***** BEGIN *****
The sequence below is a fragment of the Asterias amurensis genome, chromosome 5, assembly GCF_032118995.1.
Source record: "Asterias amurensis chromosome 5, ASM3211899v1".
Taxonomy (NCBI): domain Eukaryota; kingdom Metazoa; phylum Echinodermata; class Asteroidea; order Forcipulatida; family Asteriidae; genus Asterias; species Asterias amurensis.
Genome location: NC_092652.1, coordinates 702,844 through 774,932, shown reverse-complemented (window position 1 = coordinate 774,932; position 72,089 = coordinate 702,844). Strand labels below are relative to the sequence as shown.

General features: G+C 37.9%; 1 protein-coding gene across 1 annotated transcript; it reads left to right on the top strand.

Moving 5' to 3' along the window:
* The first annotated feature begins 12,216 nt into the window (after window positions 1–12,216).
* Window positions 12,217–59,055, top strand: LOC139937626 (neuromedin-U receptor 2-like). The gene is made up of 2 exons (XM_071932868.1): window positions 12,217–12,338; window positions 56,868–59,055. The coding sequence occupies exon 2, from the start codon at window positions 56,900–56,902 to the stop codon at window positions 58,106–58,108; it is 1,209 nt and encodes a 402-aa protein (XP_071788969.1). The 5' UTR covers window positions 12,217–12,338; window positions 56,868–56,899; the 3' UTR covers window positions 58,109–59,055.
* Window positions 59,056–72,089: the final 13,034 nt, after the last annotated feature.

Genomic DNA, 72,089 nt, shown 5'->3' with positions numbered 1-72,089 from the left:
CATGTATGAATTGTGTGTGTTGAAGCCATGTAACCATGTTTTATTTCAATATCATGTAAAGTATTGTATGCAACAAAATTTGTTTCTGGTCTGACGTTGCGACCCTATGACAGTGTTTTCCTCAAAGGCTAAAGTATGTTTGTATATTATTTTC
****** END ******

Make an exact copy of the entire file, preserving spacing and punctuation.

The sequence below is a fragment of the Asterias amurensis genome, chromosome 5, assembly GCF_032118995.1.
Source record: "Asterias amurensis chromosome 5, ASM3211899v1".
Taxonomy (NCBI): domain Eukaryota; kingdom Metazoa; phylum Echinodermata; class Asteroidea; order Forcipulatida; family Asteriidae; genus Asterias; species Asterias amurensis.
Genome location: NC_092652.1, coordinates 702,844 through 774,932, shown reverse-complemented (window position 1 = coordinate 774,932; position 72,089 = coordinate 702,844). Strand labels below are relative to the sequence as shown.

General features: G+C 37.9%; 1 protein-coding gene across 1 annotated transcript; it reads left to right on the top strand.

Moving 5' to 3' along the window:
* The first annotated feature begins 12,216 nt into the window (after window positions 1–12,216).
* Window positions 12,217–59,055, top strand: LOC139937626 (neuromedin-U receptor 2-like). The gene is made up of 2 exons (XM_071932868.1): window positions 12,217–12,338; window positions 56,868–59,055. The coding sequence occupies exon 2, from the start codon at window positions 56,900–56,902 to the stop codon at window positions 58,106–58,108; it is 1,209 nt and encodes a 402-aa protein (XP_071788969.1). The 5' UTR covers window positions 12,217–12,338; window positions 56,868–56,899; the 3' UTR covers window positions 58,109–59,055.
* Window positions 59,056–72,089: the final 13,034 nt, after the last annotated feature.

Genomic DNA, 72,089 nt, shown 5'->3' with positions numbered 1-72,089 from the left:
CATGTATGAATTGTGTGTGTTGAAGCCATGTAACCATGTTTTATTTCAATATCATGTAAAGTATTGTATGCAACAAAATTTGTTTCTGGTCTGACGTTGCGACCCTATGACAGTGTTTTCCTCAAAGGCTAAAGTATGTTTGTATATTATTTTC